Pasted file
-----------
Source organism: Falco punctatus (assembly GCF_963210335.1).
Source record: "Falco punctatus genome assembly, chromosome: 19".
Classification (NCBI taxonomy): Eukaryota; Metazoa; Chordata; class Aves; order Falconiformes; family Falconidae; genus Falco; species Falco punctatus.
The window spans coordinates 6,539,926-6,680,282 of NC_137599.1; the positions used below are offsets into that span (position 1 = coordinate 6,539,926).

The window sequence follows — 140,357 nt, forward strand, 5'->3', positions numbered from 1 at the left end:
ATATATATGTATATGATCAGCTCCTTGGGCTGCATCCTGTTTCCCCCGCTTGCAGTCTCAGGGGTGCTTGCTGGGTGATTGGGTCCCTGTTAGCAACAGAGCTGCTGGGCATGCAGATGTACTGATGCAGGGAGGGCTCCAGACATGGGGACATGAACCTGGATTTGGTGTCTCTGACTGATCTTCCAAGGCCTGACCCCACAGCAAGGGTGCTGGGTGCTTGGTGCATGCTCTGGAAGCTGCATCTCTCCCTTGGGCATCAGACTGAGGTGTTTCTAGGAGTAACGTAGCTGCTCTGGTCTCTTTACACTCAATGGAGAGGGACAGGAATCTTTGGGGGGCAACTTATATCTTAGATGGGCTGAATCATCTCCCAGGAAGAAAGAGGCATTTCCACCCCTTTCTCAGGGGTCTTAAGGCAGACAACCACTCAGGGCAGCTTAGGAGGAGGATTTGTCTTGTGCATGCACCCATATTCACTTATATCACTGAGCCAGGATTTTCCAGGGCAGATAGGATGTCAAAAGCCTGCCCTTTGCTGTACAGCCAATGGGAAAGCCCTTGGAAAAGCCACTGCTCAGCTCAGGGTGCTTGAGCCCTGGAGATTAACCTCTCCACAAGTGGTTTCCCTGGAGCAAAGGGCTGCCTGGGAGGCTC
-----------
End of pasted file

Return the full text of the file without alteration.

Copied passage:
Source organism: Falco punctatus (assembly GCF_963210335.1).
Source record: "Falco punctatus genome assembly, chromosome: 19".
Classification (NCBI taxonomy): Eukaryota; Metazoa; Chordata; class Aves; order Falconiformes; family Falconidae; genus Falco; species Falco punctatus.
The window spans coordinates 6,539,926-6,680,282 of NC_137599.1; the positions used below are offsets into that span (position 1 = coordinate 6,539,926).

The window sequence follows — 140,357 nt, forward strand, 5'->3', positions numbered from 1 at the left end:
ATATATATGTATATGATCAGCTCCTTGGGCTGCATCCTGTTTCCCCCGCTTGCAGTCTCAGGGGTGCTTGCTGGGTGATTGGGTCCCTGTTAGCAACAGAGCTGCTGGGCATGCAGATGTACTGATGCAGGGAGGGCTCCAGACATGGGGACATGAACCTGGATTTGGTGTCTCTGACTGATCTTCCAAGGCCTGACCCCACAGCAAGGGTGCTGGGTGCTTGGTGCATGCTCTGGAAGCTGCATCTCTCCCTTGGGCATCAGACTGAGGTGTTTCTAGGAGTAACGTAGCTGCTCTGGTCTCTTTACACTCAATGGAGAGGGACAGGAATCTTTGGGGGGCAACTTATATCTTAGATGGGCTGAATCATCTCCCAGGAAGAAAGAGGCATTTCCACCCCTTTCTCAGGGGTCTTAAGGCAGACAACCACTCAGGGCAGCTTAGGAGGAGGATTTGTCTTGTGCATGCACCCATATTCACTTATATCACTGAGCCAGGATTTTCCAGGGCAGATAGGATGTCAAAAGCCTGCCCTTTGCTGTACAGCCAATGGGAAAGCCCTTGGAAAAGCCACTGCTCAGCTCAGGGTGCTTGAGCCCTGGAGATTAACCTCTCCACAAGTGGTTTCCCTGGAGCAAAGGGCTGCCTGGGAGGCTC